What Does Fault and No Fault Mean in a Pennsylvania Divorce?

COVID-19 Divorce Law Firm

The path to divorce varies based on the state you live. Various rules govern when you can file, how you can file, and how long you have to wait until you can start the proceedings. The first step a person must figure out before filing is what grounds or reason to give for asking the court to grant the divorce. In some states, such as Pennsylvania, there are a few ways you can go when it comes to this requirement. A couple can agree to the divorce and it proceeds uncontested. However, a majority of couples go the route of either fault or no-fault. Find out the differences between these two paths so you can choose the one that works best for your situation.

No-Fault Divorce: Irretrievably Broken
In Pennsylvania, the most commonly recommended grounds for divorce is that the marriage is broken beyond repair. The spouse filing for divorce will likely say the union is irretrievably broken with no hope of it being fixed. A no-fault divorce begins with both spouses agreeing that there is no one person to blame for the breakup of the marriage. When filing for divorce under this reason, the court places a 90-day stay on the proceedings. This means that even if the couple agrees on all issues (uncontested), they must wait 90 days for the court to grant the divorce. If both spouses do not agree but have been living apart for a year, the court will move forward with the process after 90 days.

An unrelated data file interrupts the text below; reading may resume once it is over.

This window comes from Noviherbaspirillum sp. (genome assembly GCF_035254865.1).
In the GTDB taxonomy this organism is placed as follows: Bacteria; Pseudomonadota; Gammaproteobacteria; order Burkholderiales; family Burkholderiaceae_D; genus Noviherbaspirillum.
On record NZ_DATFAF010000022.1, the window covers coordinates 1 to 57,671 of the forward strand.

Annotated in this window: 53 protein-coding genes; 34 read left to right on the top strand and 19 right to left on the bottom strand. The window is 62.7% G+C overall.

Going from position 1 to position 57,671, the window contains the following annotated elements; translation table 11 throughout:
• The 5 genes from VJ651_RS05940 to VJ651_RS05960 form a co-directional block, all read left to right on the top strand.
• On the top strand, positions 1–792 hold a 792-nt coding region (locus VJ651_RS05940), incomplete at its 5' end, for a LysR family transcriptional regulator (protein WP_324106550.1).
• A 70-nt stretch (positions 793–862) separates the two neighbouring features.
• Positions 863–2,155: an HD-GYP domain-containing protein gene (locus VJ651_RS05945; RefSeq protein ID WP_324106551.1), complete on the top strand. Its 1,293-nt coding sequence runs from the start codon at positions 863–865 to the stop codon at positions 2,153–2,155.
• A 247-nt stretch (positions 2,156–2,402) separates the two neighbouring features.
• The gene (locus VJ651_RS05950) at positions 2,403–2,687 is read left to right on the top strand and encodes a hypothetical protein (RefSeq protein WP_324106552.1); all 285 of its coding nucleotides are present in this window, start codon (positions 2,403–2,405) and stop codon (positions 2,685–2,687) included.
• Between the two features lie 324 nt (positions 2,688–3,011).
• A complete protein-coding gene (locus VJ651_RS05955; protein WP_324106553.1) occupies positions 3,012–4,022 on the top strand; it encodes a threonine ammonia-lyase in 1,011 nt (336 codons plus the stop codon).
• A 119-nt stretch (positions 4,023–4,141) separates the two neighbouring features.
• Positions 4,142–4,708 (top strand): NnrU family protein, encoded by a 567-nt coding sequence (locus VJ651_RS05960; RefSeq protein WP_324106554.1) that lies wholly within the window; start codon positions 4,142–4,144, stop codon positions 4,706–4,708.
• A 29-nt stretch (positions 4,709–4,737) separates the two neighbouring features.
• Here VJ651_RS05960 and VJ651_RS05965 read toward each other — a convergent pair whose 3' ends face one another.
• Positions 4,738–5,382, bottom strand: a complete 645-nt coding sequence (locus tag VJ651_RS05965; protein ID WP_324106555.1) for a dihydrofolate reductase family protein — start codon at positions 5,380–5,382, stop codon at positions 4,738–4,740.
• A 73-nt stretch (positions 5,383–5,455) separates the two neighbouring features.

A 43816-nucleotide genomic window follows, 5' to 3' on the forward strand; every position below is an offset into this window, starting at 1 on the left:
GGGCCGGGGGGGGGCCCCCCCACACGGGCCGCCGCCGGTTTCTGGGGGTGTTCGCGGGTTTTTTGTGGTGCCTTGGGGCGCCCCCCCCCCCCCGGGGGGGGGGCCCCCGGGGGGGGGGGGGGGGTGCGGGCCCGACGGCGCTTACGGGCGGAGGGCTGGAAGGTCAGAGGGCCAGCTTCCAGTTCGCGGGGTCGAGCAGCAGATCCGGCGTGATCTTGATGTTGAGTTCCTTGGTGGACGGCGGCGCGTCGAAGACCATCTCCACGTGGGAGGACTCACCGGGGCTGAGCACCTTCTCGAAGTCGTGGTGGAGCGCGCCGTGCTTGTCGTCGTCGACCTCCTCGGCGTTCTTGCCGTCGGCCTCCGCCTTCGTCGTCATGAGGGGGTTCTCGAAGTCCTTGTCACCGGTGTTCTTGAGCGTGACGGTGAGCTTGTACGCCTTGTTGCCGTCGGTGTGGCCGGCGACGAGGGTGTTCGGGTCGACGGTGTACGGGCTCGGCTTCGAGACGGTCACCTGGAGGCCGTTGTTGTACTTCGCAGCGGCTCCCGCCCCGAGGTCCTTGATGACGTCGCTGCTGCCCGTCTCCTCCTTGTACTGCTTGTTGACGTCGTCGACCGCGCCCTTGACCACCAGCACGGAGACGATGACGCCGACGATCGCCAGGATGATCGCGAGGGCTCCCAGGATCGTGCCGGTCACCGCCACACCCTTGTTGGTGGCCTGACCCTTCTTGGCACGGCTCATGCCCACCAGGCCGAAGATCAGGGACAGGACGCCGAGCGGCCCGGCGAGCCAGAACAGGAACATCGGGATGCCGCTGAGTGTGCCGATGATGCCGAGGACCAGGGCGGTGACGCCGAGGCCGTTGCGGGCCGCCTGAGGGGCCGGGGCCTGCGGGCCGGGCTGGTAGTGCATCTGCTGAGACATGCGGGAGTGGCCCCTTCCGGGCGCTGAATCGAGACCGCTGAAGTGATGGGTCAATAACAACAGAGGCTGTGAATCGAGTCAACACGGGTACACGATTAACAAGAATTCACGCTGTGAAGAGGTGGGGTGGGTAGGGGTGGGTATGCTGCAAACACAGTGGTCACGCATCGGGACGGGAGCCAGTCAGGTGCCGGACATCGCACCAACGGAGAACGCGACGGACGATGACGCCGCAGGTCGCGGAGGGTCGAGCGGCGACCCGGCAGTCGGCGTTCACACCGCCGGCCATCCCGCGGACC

Fault-Based Divorce: Blame
Some marriages end because the actions of one spouse have made it impossible for the other to stay. Fault-based divorces place the blame on one spouse for causing the marriage to break down. These proceedings are not always recommended as they can lead to higher court costs and are often the most contentious. It is also not always easy to prove fault in a divorce case. Some of the most common grounds for this type of divorce are:

  • Adultery
  • Incarceration (at least two years)
  • Mental health issues
  • Desertion
  • Bigamy
  • Cruel behavior

Proving fault also does not guarantee that the prevailing spouse will get any real benefit. Alimony is typically not affected and neither is property division. However, there are exceptions in some cases.

Regardless of which route you go when seeking a divorce, the outcome will most likely be the same. While winning a fault-based divorce may result in gaining the upper hand in some ways, this is not always the case. Discuss the options with a family lawyer, like a COVID-19 divorce law firm in Arlington, Virginia, to help make your decision clearer.

Thank you to the experts at May Law, LLP for their input into divorce and the COVID-19. 

 

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